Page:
Pollen - City

Species - Pine

Pine

ALLERGENICITY
Low
POLLEN SEASON
Spring
TYPE
Tree
There are many different species of pine trees, but the most common is Pinus Sylvestris or English or Scots Pine. Pine trees grow to be about 20 feet tall, but the tallest known specimen was measured at over 384 feet!

It is a coniferous evergreen tree.

The pine is a coniferous evergreen tree. It belongs to the pine family, which includes other members such as the spruce, fir and fir tree.

The scientific name for this species is Pinus. The word "pine" comes from Greek for "cone", referring to how its cones look like little cones on top of their branches. This classification includes all gymnosperms (nonflowering plants) except gingkoes and cycads.

Native to Europe, Asia, northern Africa, and North America.

The tree is native to Europe, Asia, northern Africa and North America. It can be found growing wild in many places around the world including Sri Lanka and Japan.

The pine tree has been cultivated for thousands of years because it grows well in cold climates with little water and low soil fertility. In fact, many people consider it the perfect Christmas tree due to its unique shape that makes them ideal for decorating homes during this season.

The bark on mature trees is thick, scaly and gray-brown.

The bark on mature trees is thick, scaly and gray-brown. This can be seen when you look at the cross section of a pine tree's trunk. It makes up what is known as the cork cambium or phloem tissue. This layer of bark protects the tree from insects and disease. The cork cells are made from dead cells which are separated by water channels used for photosynthesis (the process by which plants make food). During this process new living cells grow outwards from these dead ones until they form a protective bark layer around your pine tree’s trunk!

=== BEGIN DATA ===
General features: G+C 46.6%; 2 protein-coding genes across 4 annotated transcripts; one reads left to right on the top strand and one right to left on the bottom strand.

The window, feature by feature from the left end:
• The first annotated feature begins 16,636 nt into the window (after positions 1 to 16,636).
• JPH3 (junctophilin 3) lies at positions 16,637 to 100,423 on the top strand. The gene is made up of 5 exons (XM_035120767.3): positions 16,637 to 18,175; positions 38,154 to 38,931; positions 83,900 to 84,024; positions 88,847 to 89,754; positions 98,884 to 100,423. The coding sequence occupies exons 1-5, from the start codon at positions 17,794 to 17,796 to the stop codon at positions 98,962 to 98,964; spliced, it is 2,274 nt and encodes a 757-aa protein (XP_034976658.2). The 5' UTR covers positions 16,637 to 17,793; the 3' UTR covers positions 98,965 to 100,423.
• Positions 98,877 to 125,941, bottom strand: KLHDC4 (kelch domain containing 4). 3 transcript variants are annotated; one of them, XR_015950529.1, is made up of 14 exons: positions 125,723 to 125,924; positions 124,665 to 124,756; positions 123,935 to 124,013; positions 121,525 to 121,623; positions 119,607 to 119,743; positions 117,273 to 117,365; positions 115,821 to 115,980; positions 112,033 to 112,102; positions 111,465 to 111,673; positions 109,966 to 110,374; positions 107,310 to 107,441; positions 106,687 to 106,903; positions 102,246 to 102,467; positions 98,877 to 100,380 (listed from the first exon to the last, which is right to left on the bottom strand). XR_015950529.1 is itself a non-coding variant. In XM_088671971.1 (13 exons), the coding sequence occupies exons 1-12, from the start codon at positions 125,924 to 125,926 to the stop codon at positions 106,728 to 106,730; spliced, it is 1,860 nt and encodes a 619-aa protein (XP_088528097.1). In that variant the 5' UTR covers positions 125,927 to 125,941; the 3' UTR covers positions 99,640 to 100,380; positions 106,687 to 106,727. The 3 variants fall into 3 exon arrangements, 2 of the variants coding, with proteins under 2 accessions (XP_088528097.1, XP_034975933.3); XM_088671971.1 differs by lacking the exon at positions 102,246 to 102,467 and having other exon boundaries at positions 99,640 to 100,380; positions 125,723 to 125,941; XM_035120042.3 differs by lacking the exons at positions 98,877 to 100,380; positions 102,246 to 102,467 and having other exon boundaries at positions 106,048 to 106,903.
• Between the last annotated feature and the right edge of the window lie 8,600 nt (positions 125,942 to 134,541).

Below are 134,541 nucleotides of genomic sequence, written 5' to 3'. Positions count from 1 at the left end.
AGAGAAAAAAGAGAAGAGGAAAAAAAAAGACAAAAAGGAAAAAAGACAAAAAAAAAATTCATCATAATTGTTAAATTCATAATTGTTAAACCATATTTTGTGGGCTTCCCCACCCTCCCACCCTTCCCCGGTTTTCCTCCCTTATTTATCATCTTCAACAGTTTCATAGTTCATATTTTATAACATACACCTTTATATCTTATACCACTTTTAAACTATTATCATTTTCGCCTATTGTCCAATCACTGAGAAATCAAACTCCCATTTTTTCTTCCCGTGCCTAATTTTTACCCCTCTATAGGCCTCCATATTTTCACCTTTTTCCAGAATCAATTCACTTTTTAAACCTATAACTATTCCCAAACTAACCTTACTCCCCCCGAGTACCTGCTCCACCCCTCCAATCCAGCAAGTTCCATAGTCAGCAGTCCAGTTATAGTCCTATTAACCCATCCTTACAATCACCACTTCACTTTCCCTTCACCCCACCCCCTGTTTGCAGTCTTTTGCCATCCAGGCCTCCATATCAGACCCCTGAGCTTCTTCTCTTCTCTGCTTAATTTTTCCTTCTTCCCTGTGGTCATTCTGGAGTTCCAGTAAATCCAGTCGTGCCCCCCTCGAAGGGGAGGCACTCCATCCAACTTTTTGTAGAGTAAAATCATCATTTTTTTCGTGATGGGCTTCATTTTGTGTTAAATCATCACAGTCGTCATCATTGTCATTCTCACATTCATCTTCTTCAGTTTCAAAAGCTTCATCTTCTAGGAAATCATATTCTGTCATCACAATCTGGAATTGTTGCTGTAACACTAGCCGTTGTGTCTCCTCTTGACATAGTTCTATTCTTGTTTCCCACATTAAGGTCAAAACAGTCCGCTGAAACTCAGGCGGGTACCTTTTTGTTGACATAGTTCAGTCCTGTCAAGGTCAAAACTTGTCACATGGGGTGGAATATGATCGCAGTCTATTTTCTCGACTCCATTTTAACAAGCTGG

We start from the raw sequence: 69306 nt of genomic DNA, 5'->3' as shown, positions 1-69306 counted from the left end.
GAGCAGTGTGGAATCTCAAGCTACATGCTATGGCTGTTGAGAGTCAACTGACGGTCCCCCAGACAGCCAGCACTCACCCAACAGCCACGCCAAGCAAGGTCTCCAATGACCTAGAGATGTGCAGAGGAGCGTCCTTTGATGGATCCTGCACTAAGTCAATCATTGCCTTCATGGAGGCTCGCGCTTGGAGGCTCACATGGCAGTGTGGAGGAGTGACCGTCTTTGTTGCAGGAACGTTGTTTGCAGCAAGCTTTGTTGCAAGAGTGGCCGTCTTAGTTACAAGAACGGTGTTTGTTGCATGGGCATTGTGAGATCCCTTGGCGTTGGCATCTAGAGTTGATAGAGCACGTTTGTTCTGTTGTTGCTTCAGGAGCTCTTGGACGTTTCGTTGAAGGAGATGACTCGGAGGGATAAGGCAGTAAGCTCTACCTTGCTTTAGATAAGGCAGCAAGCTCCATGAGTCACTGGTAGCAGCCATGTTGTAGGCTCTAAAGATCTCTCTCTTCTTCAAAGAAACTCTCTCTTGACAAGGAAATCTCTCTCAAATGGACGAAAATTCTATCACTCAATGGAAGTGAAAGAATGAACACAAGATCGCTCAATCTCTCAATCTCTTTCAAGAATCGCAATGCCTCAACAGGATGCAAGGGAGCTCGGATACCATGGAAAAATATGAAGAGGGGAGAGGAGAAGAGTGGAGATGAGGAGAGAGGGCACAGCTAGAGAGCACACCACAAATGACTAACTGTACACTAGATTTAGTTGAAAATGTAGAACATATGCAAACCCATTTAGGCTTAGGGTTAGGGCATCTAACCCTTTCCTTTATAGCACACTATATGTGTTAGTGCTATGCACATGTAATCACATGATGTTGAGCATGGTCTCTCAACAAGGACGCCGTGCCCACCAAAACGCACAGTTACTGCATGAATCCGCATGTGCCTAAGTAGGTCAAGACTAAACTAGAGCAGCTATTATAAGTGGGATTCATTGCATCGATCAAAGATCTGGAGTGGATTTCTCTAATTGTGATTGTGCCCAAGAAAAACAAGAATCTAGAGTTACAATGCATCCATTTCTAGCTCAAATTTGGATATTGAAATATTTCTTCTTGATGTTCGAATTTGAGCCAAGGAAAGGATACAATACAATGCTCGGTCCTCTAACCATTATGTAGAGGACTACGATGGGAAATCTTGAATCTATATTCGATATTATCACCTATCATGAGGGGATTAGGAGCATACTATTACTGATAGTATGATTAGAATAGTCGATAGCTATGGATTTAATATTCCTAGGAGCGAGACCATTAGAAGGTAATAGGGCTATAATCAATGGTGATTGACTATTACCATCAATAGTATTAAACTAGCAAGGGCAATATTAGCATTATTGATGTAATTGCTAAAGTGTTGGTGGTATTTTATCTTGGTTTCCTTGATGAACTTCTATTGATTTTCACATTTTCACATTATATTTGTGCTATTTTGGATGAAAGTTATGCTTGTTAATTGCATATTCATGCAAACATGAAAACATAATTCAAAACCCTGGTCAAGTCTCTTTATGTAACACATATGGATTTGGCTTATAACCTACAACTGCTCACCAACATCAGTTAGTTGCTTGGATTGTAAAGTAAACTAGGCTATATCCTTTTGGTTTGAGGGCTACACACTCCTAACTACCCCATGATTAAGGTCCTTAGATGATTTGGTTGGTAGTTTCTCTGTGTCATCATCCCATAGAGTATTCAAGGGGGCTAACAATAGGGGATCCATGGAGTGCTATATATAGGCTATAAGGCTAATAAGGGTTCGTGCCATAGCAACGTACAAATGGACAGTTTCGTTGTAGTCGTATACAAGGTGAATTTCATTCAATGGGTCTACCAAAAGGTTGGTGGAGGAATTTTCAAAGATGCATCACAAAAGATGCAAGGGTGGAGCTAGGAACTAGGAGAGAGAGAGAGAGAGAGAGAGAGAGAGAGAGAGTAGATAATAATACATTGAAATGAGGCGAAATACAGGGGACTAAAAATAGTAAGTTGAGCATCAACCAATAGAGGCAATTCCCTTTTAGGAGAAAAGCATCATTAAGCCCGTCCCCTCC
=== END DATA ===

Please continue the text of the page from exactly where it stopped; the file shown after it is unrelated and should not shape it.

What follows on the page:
All parts of the tree are considered toxic by ingestion.

You may have heard that the pine tree is toxic, but do you know why? The reason for this is because all parts of the tree are considered toxic by ingestion. The resin produced from this plant can be used to make turpentine, tar and oil. It's also used to make a type of resin known as pine resin.

The cones are 4–8 cm long, with broad scales; they ripen pale brown about 18 months after pollination.

The cones are 4–8 cm long, with broad scales; they ripen pale brown about 18 months after pollination. The fruit is edible and slightly sweet-tasting when ripe in late summer or early fall.

The pollen is allergenic.

Pine pollen is a common cause of asthma and hay fever. It's also a major trigger for other allergic reactions, including hives and eczema. Pine pollen is released in the spring by male flowers, which grow on pine trees (Pinus species). The pollen then travels through the air as it's carried by wind currents or released from your skin when you sweat or breathe hard.

The pine has long been used in areas with poorly drained or acidic soils, such as in Scandinavia and Finland.

The pine has long been used in areas with poorly drained or acidic soils, such as in Scandinavia and Finland. It can withstand harsh conditions, and it's one of the most important trees in many forests across Europe. The needles are a good source of protein food for animals like rodents and deer, who eat them when they are young enough to digest them easily. The seeds contain so much oil that they can be used as cooking oil!

Read more about Pine at Wikipedia:
https://en.wikipedia.org/wiki/pine
Pine
Image from Wikipedia